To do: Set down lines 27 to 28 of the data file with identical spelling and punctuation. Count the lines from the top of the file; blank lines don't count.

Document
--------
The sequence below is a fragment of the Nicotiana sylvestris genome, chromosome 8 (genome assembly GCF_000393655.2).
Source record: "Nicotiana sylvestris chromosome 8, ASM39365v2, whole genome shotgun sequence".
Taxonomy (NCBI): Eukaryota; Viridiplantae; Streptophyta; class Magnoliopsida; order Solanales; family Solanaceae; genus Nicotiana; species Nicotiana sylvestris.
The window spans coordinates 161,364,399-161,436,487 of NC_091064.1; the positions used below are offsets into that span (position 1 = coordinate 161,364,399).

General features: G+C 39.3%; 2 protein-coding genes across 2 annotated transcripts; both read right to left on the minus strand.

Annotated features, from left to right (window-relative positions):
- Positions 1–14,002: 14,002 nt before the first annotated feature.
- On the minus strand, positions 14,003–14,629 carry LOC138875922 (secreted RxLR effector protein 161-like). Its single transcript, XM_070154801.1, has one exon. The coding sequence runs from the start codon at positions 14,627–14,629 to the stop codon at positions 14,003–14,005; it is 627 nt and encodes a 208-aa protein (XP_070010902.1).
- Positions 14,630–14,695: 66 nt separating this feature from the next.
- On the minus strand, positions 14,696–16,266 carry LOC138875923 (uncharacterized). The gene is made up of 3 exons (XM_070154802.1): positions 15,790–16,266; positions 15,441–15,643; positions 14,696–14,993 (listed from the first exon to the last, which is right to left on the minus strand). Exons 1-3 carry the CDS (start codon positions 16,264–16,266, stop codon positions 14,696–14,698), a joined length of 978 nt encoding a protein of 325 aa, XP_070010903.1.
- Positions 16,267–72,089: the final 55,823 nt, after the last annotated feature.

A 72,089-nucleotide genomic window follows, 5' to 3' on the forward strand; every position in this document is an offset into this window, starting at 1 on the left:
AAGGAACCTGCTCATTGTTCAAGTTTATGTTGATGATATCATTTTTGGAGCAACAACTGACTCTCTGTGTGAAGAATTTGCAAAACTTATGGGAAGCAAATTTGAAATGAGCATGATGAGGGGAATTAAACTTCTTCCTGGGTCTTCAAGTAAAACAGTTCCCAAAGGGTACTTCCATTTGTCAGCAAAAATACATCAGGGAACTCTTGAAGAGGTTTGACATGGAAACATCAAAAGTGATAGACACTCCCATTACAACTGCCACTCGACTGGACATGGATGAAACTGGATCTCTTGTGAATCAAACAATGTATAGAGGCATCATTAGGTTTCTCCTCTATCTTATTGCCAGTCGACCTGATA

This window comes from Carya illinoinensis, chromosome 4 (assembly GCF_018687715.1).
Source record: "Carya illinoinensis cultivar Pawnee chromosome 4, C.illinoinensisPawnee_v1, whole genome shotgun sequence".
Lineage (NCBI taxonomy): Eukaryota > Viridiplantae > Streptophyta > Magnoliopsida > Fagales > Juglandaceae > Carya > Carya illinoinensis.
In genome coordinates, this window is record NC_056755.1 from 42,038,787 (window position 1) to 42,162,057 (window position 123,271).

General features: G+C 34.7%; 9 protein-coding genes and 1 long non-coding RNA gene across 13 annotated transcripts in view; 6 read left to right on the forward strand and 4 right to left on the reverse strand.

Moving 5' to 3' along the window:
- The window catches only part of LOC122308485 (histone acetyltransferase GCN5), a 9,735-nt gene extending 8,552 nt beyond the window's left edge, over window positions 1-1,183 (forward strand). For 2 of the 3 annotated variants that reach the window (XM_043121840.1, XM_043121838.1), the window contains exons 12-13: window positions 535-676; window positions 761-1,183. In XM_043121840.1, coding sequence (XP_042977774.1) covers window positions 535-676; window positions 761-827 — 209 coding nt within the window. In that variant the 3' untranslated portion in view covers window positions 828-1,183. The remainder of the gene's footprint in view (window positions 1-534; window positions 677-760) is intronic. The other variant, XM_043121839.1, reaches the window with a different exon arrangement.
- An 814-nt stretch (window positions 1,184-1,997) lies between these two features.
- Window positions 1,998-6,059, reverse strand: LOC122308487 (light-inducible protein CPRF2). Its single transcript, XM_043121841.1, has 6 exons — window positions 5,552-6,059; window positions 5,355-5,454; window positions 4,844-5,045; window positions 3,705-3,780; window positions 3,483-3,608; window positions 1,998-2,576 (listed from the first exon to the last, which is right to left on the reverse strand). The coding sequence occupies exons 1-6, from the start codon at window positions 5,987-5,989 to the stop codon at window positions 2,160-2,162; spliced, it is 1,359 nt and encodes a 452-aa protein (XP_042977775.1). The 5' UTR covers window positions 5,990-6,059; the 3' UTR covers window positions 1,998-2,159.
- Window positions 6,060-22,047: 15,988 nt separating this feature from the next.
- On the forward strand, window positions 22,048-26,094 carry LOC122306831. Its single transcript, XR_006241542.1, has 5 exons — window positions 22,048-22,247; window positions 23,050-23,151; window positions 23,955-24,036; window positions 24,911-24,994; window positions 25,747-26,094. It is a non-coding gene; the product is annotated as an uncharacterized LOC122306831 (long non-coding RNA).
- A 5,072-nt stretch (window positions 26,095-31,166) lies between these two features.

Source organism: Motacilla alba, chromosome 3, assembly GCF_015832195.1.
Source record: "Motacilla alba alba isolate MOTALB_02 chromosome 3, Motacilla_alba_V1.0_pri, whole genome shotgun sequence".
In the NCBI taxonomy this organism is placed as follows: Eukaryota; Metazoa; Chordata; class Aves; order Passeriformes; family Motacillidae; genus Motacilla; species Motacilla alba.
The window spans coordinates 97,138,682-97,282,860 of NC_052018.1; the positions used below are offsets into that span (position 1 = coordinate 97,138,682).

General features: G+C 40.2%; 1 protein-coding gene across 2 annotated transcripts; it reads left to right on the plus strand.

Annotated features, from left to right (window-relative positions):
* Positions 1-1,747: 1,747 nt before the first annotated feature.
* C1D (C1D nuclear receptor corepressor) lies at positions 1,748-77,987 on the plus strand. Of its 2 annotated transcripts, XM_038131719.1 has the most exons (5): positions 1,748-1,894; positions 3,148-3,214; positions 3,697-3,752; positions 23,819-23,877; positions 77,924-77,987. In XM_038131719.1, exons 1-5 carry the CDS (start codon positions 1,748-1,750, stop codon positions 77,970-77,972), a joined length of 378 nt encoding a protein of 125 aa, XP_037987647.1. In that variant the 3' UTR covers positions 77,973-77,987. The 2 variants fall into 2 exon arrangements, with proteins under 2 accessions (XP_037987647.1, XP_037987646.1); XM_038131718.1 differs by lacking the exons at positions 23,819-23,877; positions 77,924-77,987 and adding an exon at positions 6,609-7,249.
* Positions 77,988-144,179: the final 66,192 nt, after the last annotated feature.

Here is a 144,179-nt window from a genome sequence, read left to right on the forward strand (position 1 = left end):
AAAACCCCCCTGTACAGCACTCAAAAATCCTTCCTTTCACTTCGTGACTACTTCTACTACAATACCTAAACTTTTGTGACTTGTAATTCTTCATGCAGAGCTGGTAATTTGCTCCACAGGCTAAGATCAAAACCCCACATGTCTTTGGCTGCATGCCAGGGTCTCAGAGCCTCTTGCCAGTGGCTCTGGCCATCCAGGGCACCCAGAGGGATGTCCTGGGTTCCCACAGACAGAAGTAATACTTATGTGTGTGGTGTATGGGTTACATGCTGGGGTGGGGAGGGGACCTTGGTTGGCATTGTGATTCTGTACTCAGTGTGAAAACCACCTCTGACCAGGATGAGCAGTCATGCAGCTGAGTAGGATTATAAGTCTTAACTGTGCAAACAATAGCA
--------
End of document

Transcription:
Source record: "Motacilla alba alba isolate MOTALB_02 chromosome 3, Motacilla_alba_V1.0_pri, whole genome shotgun sequence".
In the NCBI taxonomy this organism is placed as follows: Eukaryota; Metazoa; Chordata; class Aves; order Passeriformes; family Motacillidae; genus Motacilla; species Motacilla alba.